The Glasgow Courier - Serving Proudly As The Voice Of Valley County Since 1913

By Doris Franzen
My Opinion 

You Need To Know About R.L. Irle


Superintendent Irle

Before you make any decisions about renaming the Irle School, you need to learn more about Mr. R. L. Irle.

Mr R.L. Irle came to Glasgow in 1929, I believe. Just in time for the beginning of three crisis to strike Valley County, Montana, and the entire world. In 1929 the "Roaring 20's" were coming to an end. We were headed into the greatest Depression to ever hit this country. Money was literally not worth the paper it was printed on. Farmers, ranchers, businesses were all going down. This Great Depression paired with "dirty 30's" and the "dust bowl" days were causing people to leave the area in droves. They literally left with what they could carry as they looked for work. A way to keep body and soul together. This was when the farmers were actually getting paid less for what they could raise than they spent planting it. Just as the ranchers were.

With the deepest drought ever seen, even to this date, nothing would grow. Housewives had resorted to canning thistles for something green in their meager diet. Both farmers and ranchers were picking up dried "cow pies" to burn for fuel. Taxes could not be paid, so banks and the government ended up with a lot of property they did not want and could not afford. Banks were closing their doors, and what little savings anyone had, went down the tube also.

The people that left here to find work in more populated places were finding that people in the cities were starving and "soup kitchens" had lines blocks long. No jobs were to be had.

In this atmosphere, as you can imagine, schools were pretty much left out on a limb. Very few students, empty classrooms. No tax dollars to support them. What teachers they had probably worked for room and board and little else. This is what Mr. Irle was faced with. This lasted a few years when the largest government project in the country started in Valley and McCone counties – the building of the Fort Peck Dam.

All at once Mr. Irle was faced with the opposite problem. Thousands of people were pouring into the area looking for jobs. With them came their families. Suddenly the schools had a huge influx they could not handle. There were not enough schools, classrooms, textbooks and teachers. You name it! They were overwhelmed to say the least.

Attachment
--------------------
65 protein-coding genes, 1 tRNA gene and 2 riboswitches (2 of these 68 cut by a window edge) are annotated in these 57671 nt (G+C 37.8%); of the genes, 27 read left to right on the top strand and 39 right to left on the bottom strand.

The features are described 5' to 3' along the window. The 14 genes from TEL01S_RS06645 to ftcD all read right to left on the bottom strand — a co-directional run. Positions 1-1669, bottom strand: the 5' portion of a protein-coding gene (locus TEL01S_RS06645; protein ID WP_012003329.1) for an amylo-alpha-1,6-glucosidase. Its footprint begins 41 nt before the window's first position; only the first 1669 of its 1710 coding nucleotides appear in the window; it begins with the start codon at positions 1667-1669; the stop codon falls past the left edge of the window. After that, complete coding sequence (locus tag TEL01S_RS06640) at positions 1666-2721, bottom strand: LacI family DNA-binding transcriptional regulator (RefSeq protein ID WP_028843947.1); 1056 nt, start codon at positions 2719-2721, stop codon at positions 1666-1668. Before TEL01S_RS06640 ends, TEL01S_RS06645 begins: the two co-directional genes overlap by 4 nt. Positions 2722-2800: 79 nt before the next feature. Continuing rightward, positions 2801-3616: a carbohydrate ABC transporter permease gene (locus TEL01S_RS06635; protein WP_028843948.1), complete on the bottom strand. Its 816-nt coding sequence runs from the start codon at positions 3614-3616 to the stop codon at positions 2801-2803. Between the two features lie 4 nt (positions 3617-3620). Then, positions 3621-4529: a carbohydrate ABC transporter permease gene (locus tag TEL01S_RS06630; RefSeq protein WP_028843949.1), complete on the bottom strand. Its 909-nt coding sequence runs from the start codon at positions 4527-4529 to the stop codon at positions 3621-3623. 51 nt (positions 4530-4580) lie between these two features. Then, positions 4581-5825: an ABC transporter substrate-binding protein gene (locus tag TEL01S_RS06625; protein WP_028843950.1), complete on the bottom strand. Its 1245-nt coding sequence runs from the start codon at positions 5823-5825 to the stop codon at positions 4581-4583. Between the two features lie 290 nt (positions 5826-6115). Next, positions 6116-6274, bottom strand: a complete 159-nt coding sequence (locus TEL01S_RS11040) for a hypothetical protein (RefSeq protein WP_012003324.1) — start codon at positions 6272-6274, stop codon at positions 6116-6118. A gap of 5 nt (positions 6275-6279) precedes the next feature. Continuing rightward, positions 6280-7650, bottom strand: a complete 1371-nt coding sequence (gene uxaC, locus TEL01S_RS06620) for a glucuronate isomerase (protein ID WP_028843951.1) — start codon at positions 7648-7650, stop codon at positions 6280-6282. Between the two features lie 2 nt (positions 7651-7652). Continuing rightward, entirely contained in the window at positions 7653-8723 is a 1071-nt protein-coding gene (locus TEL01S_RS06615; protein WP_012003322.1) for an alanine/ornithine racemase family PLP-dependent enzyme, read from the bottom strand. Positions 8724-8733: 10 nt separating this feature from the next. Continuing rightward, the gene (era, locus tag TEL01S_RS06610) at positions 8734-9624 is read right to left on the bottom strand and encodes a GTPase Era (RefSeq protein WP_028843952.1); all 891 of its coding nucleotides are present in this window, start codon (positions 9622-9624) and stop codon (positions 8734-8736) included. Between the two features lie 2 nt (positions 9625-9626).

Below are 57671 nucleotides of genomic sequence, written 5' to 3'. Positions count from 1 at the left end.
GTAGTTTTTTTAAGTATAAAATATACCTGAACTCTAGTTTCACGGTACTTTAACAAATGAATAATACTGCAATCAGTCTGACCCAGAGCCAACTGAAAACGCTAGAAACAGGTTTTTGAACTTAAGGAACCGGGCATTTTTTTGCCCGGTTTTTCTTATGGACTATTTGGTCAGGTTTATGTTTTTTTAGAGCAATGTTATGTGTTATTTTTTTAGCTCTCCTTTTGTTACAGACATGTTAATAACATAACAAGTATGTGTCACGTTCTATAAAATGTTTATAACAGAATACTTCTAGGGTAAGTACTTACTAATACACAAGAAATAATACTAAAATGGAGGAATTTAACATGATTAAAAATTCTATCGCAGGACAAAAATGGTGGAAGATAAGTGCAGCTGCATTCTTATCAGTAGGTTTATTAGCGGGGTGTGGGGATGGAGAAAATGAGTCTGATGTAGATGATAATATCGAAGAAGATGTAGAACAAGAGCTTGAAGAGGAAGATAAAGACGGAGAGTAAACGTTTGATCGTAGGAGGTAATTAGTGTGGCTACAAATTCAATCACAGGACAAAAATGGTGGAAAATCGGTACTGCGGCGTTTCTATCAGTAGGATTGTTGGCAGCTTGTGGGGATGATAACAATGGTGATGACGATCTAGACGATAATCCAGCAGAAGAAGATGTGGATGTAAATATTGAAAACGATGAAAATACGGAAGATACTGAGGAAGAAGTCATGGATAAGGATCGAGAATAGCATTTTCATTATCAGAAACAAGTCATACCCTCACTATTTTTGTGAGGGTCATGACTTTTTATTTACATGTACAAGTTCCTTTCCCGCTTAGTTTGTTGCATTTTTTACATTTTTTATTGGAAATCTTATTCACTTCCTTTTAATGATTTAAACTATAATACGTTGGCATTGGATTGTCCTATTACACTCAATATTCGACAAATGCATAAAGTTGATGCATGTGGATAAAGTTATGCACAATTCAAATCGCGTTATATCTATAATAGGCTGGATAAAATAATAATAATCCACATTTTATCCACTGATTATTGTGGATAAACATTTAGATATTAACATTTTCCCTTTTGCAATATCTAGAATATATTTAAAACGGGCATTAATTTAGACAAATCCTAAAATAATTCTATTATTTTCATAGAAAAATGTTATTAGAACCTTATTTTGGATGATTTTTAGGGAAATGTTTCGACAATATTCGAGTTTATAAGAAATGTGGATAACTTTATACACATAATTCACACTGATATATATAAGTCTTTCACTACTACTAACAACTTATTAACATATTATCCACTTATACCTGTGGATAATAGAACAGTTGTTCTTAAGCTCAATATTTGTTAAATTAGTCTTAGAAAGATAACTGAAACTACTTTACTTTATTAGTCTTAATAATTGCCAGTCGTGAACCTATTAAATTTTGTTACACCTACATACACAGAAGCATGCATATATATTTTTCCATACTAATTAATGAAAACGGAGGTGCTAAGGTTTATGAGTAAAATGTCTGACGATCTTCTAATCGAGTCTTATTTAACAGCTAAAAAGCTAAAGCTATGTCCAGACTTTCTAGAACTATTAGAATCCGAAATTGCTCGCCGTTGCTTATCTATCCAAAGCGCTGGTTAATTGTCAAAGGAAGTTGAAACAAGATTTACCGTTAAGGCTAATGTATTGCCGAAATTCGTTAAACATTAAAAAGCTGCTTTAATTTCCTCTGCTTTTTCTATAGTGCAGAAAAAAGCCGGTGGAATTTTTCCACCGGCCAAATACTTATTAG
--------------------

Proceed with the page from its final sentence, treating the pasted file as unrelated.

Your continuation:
I'm not sure if this was about the time when an appeal was being made to Congress to come up with some funding to assist schools in similar positions. I do know that at some point Ruth Putz became the first woman ever to speak on the floor of the Congress.

I wonder what those guys must have thought when this little red-headed gal that stood about 4' 6" come on the floor to speak. She was a fighter and she told them exactly what kind of a situation many were facing in the schools of this country.

But Congress did pass a bill and that bill is still in effect today and we ought to be eternally grateful. Over the years it has led to help for lots of schools when they needed it the most. Plus, I believe that bill contained other assistance that schools still use today.

Now Mr. Irle has been involved in two crisis. Soon he was going to face another - the day that Pearl Harbor was bombed and threw this country into World War II.

Now young men who were 17 to 18 years in age and still in high school were dropping out of school to go fight for their country. And they were not drafted, they volunteered because they loved their country and it was in trouble. After the war a few of these veterans came home and finished their high school to get that diploma. Some applied for and received a GED. Many just did not return.

During the war there was food rationing that had to be worked with by our schools as well as the general population. Also, during the war an Army Air Base was established at Glasgow on the site of what is now the Glasgow International Airport. When the war was winding down, then the military began leaving. So the mission of the Base changed from Army Air Force to a German prisoner of war camp.

After that period, then Mr. Irle's tenure as Superintendent leveled off to a more quiet speed. No one in that position before or since has had to face what Mr. Irle did, and it is through his directions and management that we have our school system as it is today. So every time we enter any of our schools there are really two people we owe a deep debt of gratitude to even today – Mr. R. L. Irle and Ruth Putz.

Maybe this could become a good teaching point for the schools to use while teaching history, especially local history to the students.

If the plan is to change the name you need to give it intelligent consideration. You will find that there are strong feelings on the subject. The response that the teachers got in their survey seems to show most everyone is in favor of keeping the name. If we had all known there was such urgency to get our feed back in to you, then you may have had a better response. But it has only been in the last three or four days that anyone knew there was a timeline to meet. I would go at this very carefully. If you go the wrong way and antagonize a large segment of the community, you may find yourself never getting another mill levy passed. You have a lot at stake.

If I was able to be at a meeting, I would be. But since losing my hearing, I cannot follow what is going on in a meeting session. So this way is the next best way for me.

Thank you for hearing (reading) me out.


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